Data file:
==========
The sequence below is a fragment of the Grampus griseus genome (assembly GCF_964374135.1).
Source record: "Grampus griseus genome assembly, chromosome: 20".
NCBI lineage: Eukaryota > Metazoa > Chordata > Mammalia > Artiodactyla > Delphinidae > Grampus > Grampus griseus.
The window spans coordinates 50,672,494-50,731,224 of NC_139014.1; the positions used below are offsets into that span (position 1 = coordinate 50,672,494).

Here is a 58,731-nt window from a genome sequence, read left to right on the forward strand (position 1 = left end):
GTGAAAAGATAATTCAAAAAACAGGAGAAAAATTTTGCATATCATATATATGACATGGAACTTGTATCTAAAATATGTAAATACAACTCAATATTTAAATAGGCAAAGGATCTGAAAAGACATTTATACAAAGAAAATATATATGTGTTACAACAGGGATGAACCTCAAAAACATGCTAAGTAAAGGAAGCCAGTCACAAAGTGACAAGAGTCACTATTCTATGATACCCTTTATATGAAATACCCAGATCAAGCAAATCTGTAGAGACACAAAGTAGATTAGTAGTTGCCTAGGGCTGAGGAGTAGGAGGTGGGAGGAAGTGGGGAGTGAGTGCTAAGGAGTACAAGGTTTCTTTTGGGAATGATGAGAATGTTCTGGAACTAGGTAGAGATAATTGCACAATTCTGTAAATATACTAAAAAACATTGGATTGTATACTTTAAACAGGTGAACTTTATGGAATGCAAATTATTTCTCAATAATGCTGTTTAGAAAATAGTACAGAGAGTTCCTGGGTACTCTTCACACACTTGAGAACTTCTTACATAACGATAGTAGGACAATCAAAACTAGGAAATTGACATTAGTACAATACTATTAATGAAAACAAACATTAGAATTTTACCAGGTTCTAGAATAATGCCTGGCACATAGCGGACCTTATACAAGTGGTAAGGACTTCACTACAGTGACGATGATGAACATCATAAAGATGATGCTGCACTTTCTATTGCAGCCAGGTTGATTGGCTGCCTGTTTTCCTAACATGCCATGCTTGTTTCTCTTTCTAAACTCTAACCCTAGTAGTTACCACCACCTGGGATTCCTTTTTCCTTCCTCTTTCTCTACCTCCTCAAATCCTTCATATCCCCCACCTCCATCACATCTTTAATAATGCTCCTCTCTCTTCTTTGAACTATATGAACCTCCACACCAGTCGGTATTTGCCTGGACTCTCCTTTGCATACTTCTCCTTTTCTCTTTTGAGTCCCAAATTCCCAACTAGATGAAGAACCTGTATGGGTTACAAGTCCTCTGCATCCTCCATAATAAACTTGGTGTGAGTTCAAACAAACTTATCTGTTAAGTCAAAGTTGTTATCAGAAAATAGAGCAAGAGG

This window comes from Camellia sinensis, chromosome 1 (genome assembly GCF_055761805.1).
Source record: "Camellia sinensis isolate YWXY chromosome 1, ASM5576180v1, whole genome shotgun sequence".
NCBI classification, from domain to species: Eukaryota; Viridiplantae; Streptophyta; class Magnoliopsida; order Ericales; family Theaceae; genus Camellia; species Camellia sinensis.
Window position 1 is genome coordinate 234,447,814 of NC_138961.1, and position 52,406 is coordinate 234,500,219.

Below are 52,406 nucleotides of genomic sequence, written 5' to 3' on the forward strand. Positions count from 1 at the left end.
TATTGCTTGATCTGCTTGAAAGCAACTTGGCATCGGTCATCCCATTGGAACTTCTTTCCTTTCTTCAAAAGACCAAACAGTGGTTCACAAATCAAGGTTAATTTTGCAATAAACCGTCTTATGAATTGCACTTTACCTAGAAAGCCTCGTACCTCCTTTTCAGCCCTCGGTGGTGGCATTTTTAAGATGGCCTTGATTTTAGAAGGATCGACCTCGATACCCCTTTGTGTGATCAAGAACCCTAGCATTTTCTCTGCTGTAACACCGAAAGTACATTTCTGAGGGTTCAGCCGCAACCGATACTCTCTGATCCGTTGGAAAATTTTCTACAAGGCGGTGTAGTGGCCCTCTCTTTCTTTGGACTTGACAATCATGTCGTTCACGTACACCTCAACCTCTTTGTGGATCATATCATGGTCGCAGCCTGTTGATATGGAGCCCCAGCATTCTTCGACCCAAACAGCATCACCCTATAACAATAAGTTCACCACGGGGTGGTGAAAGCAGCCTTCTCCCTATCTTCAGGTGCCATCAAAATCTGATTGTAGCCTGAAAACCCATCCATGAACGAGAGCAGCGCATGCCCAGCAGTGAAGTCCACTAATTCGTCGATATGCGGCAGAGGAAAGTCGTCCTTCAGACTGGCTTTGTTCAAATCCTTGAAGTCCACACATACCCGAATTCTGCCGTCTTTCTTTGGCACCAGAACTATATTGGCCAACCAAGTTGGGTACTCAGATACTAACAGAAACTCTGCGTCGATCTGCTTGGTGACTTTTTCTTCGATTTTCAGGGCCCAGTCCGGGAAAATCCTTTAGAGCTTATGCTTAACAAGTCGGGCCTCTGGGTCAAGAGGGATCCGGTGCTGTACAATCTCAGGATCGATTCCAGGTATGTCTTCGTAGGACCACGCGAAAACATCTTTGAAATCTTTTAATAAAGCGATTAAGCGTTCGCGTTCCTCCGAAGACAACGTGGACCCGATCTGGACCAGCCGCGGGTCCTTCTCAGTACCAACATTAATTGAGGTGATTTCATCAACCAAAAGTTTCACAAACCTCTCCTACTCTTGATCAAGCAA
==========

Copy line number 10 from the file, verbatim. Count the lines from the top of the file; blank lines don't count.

Window position 1 is genome coordinate 234,447,814 of NC_138961.1, and position 52,406 is coordinate 234,500,219.